All about dinosaurs, fossils and prehistoric animals by Everything Dinosaur team members.
17 11, 2015

Mysterious Token Linked to Mary Anning

By | November 17th, 2015|Dinosaur Fans, Famous Figures, Main Page|0 Comments

Could Metal Disc Found on a Lyme Regis Beach Once Have Belonged to Mary Anning?

A small, round metal disc about the size of a ten pence piece has been identified as having once been the property of Dorset’s most famous resident Mary Anning.  The object may have lain buried for more than two hundred years on a Lyme Regis beach very close to where Mary found fossils of marine reptiles and Pterosaurs.

A Picture of Mary Anning (left) and the Small, Metal Disc

Did this once belong to Mary Anning?

Did this once belong to Mary Anning?

Picture Credit: Lyme Regis Museum with additional annotation by Everything Dinosaur

The discovery was made by sixty-nine year old Phil Goodwin, a key metal detectorist who has explored the beaches surrounding the Dorset town on numerous occasions turning up such exotic finds as musket balls, old coins and a bayonet that dates from the time of Napoleon.  Experts at the Lyme Regis Museum, which is situated on the site of Mary’s home close to the sea-front at Lyme Regis, have identified it as a metal disc probably given to Mary by her cabinet maker father.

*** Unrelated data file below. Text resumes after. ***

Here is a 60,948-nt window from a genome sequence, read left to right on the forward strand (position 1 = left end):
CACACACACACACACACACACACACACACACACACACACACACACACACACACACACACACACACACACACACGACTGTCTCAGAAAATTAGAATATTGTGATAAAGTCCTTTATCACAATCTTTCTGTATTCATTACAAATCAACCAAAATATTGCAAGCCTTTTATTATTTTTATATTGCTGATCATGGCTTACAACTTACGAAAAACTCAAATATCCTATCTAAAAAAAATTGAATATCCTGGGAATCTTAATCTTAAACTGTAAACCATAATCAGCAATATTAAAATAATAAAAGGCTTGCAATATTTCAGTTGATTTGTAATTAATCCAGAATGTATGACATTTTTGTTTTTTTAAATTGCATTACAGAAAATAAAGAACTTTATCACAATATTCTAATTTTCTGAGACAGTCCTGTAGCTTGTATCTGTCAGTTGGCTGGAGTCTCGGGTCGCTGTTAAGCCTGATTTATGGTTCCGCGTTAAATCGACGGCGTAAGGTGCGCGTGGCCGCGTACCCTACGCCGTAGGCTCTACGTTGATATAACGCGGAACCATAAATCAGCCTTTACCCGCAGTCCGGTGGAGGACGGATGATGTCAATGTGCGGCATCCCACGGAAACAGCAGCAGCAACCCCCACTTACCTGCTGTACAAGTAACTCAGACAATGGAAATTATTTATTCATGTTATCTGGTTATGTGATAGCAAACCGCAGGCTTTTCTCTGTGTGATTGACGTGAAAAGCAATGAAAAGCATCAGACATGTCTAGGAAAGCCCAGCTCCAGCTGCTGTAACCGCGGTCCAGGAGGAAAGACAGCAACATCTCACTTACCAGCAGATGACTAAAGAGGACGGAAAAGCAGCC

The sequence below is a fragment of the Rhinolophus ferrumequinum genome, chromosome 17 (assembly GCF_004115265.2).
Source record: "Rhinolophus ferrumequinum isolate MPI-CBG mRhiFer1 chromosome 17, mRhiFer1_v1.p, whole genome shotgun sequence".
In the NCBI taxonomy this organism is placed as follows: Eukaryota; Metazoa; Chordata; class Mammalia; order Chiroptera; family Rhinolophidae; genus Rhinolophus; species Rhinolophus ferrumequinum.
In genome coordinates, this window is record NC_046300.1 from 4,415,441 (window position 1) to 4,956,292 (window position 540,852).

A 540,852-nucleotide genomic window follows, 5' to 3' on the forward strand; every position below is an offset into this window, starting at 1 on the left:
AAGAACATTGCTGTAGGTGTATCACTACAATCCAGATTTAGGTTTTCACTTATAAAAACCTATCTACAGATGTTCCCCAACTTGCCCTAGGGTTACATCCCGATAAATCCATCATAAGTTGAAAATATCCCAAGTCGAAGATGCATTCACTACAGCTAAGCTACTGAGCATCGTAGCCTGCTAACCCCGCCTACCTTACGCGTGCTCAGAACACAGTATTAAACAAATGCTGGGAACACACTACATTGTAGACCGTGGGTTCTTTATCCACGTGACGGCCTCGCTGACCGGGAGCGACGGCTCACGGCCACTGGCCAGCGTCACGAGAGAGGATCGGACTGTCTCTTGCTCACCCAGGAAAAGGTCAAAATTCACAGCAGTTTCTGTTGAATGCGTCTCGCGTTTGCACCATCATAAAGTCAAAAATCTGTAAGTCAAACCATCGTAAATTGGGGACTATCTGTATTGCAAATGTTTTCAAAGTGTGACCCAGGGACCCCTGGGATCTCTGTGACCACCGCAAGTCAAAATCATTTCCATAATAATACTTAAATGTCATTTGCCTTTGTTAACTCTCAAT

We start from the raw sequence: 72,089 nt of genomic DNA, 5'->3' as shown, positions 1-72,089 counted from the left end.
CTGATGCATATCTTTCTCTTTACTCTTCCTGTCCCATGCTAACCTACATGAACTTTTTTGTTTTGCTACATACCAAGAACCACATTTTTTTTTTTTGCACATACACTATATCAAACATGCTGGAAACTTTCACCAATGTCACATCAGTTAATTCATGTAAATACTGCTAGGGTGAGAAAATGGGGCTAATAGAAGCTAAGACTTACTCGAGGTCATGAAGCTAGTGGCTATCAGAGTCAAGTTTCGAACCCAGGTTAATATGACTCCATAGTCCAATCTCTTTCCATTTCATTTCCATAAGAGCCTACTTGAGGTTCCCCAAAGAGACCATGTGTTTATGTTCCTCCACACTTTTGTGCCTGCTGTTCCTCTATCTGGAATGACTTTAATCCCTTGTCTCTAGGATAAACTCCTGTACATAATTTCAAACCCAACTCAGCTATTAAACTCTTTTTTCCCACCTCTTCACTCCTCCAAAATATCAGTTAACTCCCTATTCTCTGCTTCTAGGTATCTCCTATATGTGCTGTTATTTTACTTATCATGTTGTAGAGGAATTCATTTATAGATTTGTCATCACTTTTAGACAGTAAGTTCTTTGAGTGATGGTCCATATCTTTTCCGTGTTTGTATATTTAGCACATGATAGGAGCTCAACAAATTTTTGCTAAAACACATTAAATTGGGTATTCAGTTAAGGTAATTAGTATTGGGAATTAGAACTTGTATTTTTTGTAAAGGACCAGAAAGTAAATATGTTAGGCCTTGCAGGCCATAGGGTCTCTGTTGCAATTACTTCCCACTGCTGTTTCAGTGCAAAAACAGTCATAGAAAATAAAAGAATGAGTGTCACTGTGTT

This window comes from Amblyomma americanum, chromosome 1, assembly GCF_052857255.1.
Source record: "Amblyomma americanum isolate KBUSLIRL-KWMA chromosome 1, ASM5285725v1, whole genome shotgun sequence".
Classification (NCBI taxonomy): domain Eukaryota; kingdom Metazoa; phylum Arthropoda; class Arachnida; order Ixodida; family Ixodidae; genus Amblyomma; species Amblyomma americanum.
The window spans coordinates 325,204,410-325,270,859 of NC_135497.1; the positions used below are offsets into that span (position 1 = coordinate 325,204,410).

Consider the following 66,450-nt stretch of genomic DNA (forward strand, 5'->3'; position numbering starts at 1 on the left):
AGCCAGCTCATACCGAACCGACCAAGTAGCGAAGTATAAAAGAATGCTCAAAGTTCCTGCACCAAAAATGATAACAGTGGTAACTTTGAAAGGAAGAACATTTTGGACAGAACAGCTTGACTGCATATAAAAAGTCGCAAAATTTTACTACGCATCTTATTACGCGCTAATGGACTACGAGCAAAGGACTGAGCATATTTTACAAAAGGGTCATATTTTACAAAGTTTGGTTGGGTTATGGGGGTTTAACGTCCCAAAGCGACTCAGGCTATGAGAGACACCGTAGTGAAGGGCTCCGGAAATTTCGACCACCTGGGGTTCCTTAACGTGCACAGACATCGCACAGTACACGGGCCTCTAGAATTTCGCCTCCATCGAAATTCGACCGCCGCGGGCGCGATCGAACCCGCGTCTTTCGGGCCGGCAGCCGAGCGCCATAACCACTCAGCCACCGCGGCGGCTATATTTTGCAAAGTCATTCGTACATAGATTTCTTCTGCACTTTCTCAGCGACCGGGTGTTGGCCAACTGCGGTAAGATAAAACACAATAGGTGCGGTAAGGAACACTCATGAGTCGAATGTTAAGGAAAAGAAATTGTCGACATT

On one side of the disc the words “Lyme Regis” and “Age XI” – eleven can be clearly made out.  On the reverse, Mary’s name is stamped into the disc, along with the date 1810 in Roman numerals.

Mary Anning Disc “Mary Anning 1810”

Stamped on the disc are the words "Mary Anning and the year 1810 marked in Roman numerals.

Stamped on the disc are the words “Mary Anning and the year 1810 marked in Roman numerals.

Picture Credit: Lyme Regis Museum with additional annotation by Everything Dinosaur

Speaking about his serendipitous find, Mr Goodwin stated:

“I had been there about an hour or so picking up Victorian coins and musket balls when I saw something different.  It didn’t look like a coin so I rubbed it between my fingers to clean it up and read what it said.  I saw the name and date, but it didn’t mean much to me at first.  Then I showed it to a friend who said it could have belonged to the famous fossil hunter Mary Anning.  Imagine, what are the chances of that?”

Did This Disc Really Belong to Mary Anning?

The disc could have been stamped out by Mary’s father, perhaps as a birthday gift as Mary reached eleven.  He would certainly have possessed the tools and the skills required to complete this fiddly task.  However, the disc looks in remarkable condition and as we at Everything Dinosaur can testify, the tides regularly scour the beach and if the disc had lain on the beach for more than two hundred years, then surely it would have been washed away.